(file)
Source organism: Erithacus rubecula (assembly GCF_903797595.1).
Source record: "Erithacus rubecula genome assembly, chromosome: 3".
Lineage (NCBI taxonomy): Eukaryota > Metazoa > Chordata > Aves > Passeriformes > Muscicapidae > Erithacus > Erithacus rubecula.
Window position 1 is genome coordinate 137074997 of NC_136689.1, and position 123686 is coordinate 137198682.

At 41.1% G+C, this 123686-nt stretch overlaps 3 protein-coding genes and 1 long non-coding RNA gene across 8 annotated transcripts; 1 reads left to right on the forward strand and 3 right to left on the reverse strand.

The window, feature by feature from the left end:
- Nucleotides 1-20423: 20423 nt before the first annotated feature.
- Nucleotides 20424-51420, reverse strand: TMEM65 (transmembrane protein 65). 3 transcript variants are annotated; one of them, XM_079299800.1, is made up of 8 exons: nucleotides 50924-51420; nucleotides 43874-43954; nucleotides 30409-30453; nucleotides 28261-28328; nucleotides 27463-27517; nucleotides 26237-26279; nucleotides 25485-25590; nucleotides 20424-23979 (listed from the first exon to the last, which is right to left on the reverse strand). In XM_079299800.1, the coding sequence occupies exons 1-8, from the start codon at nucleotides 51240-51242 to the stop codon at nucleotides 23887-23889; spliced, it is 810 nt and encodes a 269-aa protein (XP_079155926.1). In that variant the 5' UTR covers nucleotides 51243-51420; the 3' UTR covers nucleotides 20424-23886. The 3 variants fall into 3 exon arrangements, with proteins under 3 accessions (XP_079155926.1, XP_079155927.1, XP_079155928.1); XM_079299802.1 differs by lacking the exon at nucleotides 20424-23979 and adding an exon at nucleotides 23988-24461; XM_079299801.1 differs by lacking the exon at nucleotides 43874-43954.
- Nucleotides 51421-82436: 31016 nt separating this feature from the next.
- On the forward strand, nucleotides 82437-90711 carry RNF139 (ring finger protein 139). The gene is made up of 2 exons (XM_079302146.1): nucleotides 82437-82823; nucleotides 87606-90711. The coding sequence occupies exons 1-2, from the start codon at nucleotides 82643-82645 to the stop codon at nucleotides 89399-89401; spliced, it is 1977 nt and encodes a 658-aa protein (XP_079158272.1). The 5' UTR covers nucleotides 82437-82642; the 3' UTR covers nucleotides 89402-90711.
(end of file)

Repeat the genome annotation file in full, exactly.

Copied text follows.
Source organism: Erithacus rubecula (assembly GCF_903797595.1).
Source record: "Erithacus rubecula genome assembly, chromosome: 3".
Lineage (NCBI taxonomy): Eukaryota > Metazoa > Chordata > Aves > Passeriformes > Muscicapidae > Erithacus > Erithacus rubecula.
Window position 1 is genome coordinate 137074997 of NC_136689.1, and position 123686 is coordinate 137198682.

At 41.1% G+C, this 123686-nt stretch overlaps 3 protein-coding genes and 1 long non-coding RNA gene across 8 annotated transcripts; 1 reads left to right on the forward strand and 3 right to left on the reverse strand.

The window, feature by feature from the left end:
- Nucleotides 1-20423: 20423 nt before the first annotated feature.
- Nucleotides 20424-51420, reverse strand: TMEM65 (transmembrane protein 65). 3 transcript variants are annotated; one of them, XM_079299800.1, is made up of 8 exons: nucleotides 50924-51420; nucleotides 43874-43954; nucleotides 30409-30453; nucleotides 28261-28328; nucleotides 27463-27517; nucleotides 26237-26279; nucleotides 25485-25590; nucleotides 20424-23979 (listed from the first exon to the last, which is right to left on the reverse strand). In XM_079299800.1, the coding sequence occupies exons 1-8, from the start codon at nucleotides 51240-51242 to the stop codon at nucleotides 23887-23889; spliced, it is 810 nt and encodes a 269-aa protein (XP_079155926.1). In that variant the 5' UTR covers nucleotides 51243-51420; the 3' UTR covers nucleotides 20424-23886. The 3 variants fall into 3 exon arrangements, with proteins under 3 accessions (XP_079155926.1, XP_079155927.1, XP_079155928.1); XM_079299802.1 differs by lacking the exon at nucleotides 20424-23979 and adding an exon at nucleotides 23988-24461; XM_079299801.1 differs by lacking the exon at nucleotides 43874-43954.
- Nucleotides 51421-82436: 31016 nt separating this feature from the next.
- On the forward strand, nucleotides 82437-90711 carry RNF139 (ring finger protein 139). The gene is made up of 2 exons (XM_079302146.1): nucleotides 82437-82823; nucleotides 87606-90711. The coding sequence occupies exons 1-2, from the start codon at nucleotides 82643-82645 to the stop codon at nucleotides 89399-89401; spliced, it is 1977 nt and encodes a 658-aa protein (XP_079158272.1). The 5' UTR covers nucleotides 82437-82642; the 3' UTR covers nucleotides 89402-90711.